Other civil rights organizations were likewise quick to condemn the new proposed rule. Mara Keisling, executive director of the National Center for Transgender Equality, also estimated the number of people affected at 2 million, higher than the Williams Institute's numbers.

"Predicated on little more than prejudice, this proposal will abandon 2 million Americans who already face significant barriers to accessing adequate and life-saving health care," she said in a press release. "This is not about free health care or special treatment. It's about the right of every American to be treated with dignity when they walk into an emergency room, meet a new doctor, or find the right insurance plan. If permitted, this rule will promote ignorance and hate that no American should have to face while seeking care, and we are ready to fight it with everything we've got."

"This move by the Trump administration is nothing less than an act of violence against those whose health care needs have historically been ignored, neglected, and dismissed," said a statement issued by Louise Melling, deputy legal director with the American Civil Liberties Union. "Transgender and nonbinary people experience staggering rates of discrimination from health care institutions and providers. They face the denial of medically necessary health care related to gender transition, harassment from medical providers, negligent care, and the refusal of medical service altogether. The administration wants to take away protections to stop that discrimination, an action that will lead to devastating health consequences. The proposed changes would also strip protections from people based on reproductive healthcare decisions, including whether they have had an abortion." If the rule becomes final, the ACLU will sue, she added.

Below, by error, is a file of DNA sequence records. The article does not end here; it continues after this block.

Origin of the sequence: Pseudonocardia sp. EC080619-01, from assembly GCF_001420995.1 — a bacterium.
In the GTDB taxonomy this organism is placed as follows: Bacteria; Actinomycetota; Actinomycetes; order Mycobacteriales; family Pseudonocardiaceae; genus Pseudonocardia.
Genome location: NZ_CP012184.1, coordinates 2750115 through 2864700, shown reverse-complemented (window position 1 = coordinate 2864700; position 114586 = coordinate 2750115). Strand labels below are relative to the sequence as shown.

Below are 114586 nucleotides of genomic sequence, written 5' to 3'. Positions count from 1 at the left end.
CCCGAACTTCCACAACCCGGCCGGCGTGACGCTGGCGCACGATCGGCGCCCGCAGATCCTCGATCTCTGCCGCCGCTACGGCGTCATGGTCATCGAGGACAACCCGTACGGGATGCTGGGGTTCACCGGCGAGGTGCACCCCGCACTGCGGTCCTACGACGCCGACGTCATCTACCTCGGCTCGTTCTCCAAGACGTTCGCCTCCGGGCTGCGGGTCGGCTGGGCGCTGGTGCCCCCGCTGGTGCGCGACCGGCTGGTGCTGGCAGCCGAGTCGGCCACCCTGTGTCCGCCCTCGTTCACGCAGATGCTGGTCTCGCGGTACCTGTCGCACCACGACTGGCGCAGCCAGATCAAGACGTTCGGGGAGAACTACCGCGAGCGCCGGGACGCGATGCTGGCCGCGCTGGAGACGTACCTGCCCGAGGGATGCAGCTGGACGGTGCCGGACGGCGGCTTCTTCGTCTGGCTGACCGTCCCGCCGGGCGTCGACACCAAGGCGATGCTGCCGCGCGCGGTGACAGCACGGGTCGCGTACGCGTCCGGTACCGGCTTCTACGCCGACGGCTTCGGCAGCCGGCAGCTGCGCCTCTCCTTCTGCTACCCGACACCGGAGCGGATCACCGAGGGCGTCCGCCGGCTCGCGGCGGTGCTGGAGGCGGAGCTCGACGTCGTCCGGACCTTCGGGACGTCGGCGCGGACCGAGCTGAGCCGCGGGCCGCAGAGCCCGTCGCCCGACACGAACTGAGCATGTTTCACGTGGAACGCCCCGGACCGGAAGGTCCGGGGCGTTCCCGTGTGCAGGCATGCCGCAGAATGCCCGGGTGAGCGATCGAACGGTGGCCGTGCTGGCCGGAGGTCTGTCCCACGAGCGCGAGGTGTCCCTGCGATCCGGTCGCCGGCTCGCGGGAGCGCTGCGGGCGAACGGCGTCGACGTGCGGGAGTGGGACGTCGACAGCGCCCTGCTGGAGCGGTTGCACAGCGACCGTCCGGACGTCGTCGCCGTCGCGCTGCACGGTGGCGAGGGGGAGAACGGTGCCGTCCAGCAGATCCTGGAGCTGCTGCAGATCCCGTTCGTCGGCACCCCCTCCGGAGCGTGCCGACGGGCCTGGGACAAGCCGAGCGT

Studies have indicated that up to 70 percent of trans Americans have experienced discrimination in health care, according to the Human Rights Campaign. And HRC noted that the Obama-era rule also covered discrimination based on sex stereotyping, and that is being gutted by the Trump administration, potentially affecting lesbian, gay, and bisexual people as well. "The administration puts LGBTQ people at greater risk of being denied necessary and appropriate health care solely based on their sexual orientation or gender identity," said David Stacy, HRC government affairs director, in a press release. "Everyone deserves access to medically necessary care and should never be turned away because of who they are or who they love."

Lambda Legal urged those who have suffered discrimination to fight back.

"No matter how ardently Trump administration officials may want to gut the civil rights protections in our federal laws, only Congress and the courts have that power," said a statement released by litigation director Diana Flynn. "This latest assault on our rights will not go unchallenged. Anyone who experiences mistreatment in health care services based on their sexual orientation, gender identity or HIV status should contact our Legal Help Desk to discuss their potential legal options. In matters of health, such an assault is especially pernicious and potentially life-threatening. Today's announcement from HHS is not the last word -- Lambda Legal will use every tool in our arsenal to defend LGBT people from the kind of discrimination that this proposal intends to unleash."